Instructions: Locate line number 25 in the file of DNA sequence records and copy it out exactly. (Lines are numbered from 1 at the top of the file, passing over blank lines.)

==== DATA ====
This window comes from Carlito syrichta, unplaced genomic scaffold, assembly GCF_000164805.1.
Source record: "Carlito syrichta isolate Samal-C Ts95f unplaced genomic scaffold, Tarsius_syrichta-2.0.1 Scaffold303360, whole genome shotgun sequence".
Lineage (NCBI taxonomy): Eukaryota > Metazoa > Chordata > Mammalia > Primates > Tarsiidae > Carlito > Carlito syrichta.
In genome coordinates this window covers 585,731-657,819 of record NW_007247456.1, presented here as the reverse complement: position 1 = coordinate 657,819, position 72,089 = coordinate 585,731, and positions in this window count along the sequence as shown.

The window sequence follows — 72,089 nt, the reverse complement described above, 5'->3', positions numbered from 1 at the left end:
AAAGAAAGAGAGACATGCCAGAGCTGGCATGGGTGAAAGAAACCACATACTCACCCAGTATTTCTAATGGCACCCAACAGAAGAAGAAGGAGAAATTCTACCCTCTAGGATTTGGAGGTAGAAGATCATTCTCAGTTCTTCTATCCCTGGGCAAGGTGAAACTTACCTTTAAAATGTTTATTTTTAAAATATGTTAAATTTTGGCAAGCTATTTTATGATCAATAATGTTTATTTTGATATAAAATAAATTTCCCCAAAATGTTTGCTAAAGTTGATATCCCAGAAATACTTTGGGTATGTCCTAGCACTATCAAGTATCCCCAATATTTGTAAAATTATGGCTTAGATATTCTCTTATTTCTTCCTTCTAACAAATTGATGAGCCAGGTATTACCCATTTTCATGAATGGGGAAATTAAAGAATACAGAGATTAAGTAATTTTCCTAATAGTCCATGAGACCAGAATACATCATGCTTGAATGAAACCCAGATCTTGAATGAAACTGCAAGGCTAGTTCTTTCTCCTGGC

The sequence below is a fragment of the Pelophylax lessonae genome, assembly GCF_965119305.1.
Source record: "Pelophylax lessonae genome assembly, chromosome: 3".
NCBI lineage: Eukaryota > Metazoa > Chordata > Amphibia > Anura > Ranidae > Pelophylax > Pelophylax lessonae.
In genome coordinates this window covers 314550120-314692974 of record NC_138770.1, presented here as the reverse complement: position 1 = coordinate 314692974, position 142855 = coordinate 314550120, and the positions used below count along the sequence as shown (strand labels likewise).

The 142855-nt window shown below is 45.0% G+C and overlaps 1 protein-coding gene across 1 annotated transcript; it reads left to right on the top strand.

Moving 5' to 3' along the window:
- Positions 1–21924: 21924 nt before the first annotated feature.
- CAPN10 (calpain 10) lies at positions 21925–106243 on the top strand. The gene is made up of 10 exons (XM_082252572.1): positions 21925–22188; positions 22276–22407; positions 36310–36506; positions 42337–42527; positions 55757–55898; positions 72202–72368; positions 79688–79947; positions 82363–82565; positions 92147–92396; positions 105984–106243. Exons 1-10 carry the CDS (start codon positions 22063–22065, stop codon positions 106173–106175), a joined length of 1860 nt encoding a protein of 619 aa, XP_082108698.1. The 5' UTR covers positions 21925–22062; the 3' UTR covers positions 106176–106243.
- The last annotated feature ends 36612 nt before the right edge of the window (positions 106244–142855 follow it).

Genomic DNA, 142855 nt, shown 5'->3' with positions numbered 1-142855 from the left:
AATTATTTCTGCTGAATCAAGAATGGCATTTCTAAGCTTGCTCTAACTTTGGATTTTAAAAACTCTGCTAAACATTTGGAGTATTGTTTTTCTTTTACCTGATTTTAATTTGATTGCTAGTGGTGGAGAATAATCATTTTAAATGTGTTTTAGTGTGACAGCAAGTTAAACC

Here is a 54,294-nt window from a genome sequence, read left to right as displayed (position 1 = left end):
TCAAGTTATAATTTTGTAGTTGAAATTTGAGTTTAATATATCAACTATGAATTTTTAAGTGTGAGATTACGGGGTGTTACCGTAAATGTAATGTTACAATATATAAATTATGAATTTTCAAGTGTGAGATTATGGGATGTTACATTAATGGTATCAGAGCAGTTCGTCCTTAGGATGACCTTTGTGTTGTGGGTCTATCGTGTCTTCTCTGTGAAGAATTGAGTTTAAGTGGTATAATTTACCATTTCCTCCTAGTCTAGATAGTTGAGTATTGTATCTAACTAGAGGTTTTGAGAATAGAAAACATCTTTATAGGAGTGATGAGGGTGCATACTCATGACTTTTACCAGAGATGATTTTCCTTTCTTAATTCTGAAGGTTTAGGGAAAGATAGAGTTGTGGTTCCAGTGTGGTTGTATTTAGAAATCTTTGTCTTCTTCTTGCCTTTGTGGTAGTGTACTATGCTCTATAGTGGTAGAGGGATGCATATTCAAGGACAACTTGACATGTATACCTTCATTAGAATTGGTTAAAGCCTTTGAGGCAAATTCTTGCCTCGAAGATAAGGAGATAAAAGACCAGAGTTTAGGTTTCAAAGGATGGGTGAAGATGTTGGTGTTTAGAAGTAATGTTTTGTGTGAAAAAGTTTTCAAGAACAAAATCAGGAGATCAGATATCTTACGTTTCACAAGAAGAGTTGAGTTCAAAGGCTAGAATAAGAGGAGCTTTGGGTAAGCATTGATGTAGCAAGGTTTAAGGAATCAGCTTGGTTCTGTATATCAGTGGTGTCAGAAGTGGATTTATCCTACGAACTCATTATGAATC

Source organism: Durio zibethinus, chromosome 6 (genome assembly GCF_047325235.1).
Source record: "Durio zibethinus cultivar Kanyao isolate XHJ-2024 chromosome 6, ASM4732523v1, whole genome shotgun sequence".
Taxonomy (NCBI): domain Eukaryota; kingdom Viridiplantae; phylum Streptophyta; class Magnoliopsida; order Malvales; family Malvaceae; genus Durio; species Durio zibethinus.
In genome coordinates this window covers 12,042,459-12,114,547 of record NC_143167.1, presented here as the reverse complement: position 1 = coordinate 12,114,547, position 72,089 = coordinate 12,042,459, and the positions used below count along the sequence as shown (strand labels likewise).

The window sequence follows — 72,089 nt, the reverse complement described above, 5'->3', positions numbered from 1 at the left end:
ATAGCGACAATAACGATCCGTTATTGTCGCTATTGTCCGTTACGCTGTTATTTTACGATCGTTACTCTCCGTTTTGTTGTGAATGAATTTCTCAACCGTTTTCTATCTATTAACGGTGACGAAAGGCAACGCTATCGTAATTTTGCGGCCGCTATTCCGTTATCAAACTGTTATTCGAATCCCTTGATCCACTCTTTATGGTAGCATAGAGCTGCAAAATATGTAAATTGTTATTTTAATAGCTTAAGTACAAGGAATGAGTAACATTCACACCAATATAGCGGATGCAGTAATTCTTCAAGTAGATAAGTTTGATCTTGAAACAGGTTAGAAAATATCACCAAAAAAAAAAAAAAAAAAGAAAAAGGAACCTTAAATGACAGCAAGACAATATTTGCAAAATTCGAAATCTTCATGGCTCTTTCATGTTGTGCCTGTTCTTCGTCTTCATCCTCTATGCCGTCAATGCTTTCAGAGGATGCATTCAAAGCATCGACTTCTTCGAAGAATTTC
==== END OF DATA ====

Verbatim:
ATAGCGACAATAACGATCCGTTATTGTCGCTATTGTCCGTTACGCTGTTATTTTACGATCGTTACTCTCCGTTTTGTTGTGAATGAATTTCTCAACCGTTTTCTATCTATTAACGGTGACGAAAGGCAACGCTATCGTAATTTTGCGGCCGCTATTCCGTTATCAAACTGTTATTCGAATCCCTTGATCCACTCTTTATGGTAGCATAGAGCTGCAAAATATGTAAATTGTTATTTTAATAGCTTAAGTACAAGGAATGAGTAACATTCACACCAATATAGCGGATGCAGTAATTCTTCAAGTAGATAAGTTTGATCTTGAAACAGGTTAGAAAATATCACCAAAAAAAAAAAAAAAAAAGAAAAAGGAACCTTAAATGACAGCAAGACAATATTTGCAAAATTCGAAATCTTCATGGCTCTTTCATGTTGTGCCTGTTCTTCGTCTTCATCCTCTATGCCGTCAATGCTTTCAGAGGATGCATTCAAAGCATCGACTTCTTCGAAGAATTTC